What could Dave Brailsford and Scott Sunderland have been discussing at the Manchester World Cup recently?
The Australian directeur sportif's presence at the velodrome last weekend only added to speculation that he is in talks to become part of the management team of the much-anticipated British-run pro road team, which is on course for launch in 2010.
Sunderland, 42, was a directeur sportif for CSC-Saxo Bank until he left to join the Cervélo Test Team with Tour de France champion Carlos Sastre at the end of the season.
But before Cervélo even turned a wheel in competition, Sunderland and the team parted ways, citing differences of opinion.
Sunderland and Brailsford, British Cycling's performance director, have both been tight-lipped but as Sunderland and his wife Sabine enjoyed a meal in the track centre on Saturday night there was no avoiding the speculation.
Sunderland and Braislford were spotted talking during Saturday's competition, and the Australian was again seen chatting with other BC staff on Sunday.
And when Sunderland emailed CW to request a subscription to the magazine we could only assume he has a reason for wanting to keep closer tabs on the British scene.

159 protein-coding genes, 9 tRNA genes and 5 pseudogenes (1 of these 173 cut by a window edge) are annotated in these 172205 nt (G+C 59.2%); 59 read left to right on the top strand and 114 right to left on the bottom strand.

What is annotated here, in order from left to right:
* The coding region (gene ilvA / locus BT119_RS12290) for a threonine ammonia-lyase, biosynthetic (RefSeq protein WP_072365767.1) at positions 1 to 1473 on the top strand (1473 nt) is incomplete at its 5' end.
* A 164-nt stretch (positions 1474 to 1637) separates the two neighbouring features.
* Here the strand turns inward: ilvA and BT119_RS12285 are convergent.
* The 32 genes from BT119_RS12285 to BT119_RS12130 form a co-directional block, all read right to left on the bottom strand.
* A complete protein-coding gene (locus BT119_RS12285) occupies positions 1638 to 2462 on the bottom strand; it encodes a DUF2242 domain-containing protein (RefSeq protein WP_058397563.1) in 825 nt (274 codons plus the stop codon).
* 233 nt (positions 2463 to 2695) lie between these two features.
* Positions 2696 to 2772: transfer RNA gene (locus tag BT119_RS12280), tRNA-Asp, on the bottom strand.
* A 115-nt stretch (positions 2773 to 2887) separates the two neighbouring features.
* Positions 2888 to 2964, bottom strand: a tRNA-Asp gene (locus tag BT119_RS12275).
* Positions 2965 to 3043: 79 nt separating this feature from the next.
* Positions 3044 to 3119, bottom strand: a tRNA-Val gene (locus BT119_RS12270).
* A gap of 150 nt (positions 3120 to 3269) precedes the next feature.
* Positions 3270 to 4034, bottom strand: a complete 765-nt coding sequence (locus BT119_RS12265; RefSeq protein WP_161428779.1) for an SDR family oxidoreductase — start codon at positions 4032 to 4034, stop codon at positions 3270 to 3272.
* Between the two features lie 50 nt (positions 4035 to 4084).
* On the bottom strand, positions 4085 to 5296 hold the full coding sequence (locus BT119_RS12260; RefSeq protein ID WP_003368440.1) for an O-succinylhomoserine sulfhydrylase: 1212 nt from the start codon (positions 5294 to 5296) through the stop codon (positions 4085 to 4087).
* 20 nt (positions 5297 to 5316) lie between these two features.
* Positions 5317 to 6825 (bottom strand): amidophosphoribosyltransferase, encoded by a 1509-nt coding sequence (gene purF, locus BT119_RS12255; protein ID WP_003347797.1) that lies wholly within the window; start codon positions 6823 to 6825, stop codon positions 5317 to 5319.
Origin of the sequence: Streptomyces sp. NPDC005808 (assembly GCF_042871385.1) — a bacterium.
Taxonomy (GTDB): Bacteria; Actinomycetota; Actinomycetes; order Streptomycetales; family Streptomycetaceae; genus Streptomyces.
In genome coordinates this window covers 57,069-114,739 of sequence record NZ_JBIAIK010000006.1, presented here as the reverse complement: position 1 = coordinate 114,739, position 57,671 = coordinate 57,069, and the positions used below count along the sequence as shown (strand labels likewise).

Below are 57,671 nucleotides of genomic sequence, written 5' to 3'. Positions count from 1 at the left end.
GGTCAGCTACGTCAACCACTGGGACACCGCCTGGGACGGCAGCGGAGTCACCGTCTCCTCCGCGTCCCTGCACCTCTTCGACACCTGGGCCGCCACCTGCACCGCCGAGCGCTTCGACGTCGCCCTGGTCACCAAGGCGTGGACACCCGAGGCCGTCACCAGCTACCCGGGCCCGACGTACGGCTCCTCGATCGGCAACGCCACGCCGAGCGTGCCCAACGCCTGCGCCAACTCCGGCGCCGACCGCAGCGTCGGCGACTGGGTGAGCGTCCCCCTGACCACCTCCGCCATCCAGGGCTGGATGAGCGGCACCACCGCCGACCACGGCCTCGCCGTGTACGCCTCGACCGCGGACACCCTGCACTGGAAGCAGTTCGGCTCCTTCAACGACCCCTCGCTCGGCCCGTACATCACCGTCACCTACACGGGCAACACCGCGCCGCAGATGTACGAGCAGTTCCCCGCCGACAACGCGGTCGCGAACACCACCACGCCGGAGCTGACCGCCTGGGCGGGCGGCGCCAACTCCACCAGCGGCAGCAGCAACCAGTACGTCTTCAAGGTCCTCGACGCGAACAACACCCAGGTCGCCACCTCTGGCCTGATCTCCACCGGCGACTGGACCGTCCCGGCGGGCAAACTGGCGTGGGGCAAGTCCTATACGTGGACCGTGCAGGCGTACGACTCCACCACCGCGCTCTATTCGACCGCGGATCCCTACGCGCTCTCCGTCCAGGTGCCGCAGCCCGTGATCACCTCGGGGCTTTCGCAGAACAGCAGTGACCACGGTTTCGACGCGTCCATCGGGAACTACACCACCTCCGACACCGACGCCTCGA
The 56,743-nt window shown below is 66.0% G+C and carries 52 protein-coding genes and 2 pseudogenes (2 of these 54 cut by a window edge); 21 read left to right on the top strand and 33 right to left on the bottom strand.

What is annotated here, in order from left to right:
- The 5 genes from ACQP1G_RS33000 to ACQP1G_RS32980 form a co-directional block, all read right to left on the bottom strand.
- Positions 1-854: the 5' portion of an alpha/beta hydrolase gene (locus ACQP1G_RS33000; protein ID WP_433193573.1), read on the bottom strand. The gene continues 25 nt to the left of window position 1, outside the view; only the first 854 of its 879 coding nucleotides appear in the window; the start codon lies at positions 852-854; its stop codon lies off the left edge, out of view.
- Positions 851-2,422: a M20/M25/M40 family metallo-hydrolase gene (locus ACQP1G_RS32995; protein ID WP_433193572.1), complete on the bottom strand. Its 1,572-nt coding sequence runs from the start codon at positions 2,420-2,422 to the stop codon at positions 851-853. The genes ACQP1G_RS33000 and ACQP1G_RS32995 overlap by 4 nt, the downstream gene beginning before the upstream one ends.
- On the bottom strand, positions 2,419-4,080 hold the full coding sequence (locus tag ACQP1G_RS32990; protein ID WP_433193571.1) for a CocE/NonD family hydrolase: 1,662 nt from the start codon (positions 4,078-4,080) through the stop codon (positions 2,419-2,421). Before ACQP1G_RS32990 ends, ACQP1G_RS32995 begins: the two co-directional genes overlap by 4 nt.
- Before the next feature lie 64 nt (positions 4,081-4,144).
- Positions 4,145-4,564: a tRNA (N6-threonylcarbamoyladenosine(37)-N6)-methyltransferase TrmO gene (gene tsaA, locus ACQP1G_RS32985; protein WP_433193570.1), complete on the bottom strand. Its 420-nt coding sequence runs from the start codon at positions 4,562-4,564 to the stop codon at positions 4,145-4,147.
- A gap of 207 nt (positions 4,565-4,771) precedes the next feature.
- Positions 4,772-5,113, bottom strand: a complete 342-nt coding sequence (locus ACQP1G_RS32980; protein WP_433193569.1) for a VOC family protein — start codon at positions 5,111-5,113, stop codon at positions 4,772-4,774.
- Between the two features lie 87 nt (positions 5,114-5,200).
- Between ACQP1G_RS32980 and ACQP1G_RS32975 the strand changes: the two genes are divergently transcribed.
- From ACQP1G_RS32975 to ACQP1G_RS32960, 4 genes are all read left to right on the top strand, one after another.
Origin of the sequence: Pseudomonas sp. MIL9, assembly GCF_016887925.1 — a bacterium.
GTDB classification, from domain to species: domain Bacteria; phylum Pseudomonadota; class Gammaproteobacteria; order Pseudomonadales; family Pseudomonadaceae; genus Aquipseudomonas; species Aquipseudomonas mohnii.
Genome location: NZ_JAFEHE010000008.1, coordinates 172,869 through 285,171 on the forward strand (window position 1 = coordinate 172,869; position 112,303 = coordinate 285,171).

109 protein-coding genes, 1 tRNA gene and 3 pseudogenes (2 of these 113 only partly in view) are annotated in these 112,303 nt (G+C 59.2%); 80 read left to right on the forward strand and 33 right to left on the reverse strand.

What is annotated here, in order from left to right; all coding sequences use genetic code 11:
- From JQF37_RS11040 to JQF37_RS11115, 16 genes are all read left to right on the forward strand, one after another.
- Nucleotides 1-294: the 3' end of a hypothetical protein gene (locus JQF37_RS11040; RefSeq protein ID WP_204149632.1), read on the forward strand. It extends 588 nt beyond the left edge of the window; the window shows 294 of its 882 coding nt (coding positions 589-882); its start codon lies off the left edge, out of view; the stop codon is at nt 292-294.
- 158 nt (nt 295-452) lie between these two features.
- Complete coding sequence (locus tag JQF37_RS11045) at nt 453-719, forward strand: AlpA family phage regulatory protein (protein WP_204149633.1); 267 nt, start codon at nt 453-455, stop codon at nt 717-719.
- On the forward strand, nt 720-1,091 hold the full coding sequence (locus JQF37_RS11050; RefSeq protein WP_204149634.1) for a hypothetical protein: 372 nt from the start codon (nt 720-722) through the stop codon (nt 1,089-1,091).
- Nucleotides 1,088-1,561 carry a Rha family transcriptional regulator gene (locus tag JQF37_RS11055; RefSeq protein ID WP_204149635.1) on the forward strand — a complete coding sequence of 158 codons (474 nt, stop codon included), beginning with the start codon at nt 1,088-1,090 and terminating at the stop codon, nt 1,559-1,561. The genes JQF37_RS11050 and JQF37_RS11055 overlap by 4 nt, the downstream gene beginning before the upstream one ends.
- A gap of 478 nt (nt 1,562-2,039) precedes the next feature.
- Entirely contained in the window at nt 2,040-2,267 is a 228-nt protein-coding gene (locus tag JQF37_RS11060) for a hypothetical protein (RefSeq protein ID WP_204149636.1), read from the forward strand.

Work on the team continues behind the scenes. Sky is still the hot favourite to be the title sponsor and many of the British riders are already talking about the Sky Sports team for 2010. Cycling Weekly revealed two months ago that Sky would sponsor a track trade team at the Manchester World Cup. The next logical step for Sky would be a road team competing on the biggest stage.
Meanwhile, another experienced managerial figure in the frame for a role at British Cycling is Roger Legeay.
The former Gan and Crédit Agricole manager was manager of the Z team when Greg LeMond won the 1990 Tour de France. Legeay was Chris Boardman's manager for his entire pro career. The Frenchman is vastly experienced but is available after failing to find a replacement sponsor for his team when Crédit Agricole pulled out.
British Cycling's Performance Director scowls at our photographer Andy Jones when he realises he's been spotted. He later laughed it off.
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Founded in 1891, Cycling Weekly and its team of expert journalists brings cyclists in-depth reviews, extensive coverage of both professional and domestic racing, as well as fitness advice and 'brew a cuppa and put your feet up' features. Cycling Weekly serves its audience across a range of platforms, from good old-fashioned print to online journalism, and video.
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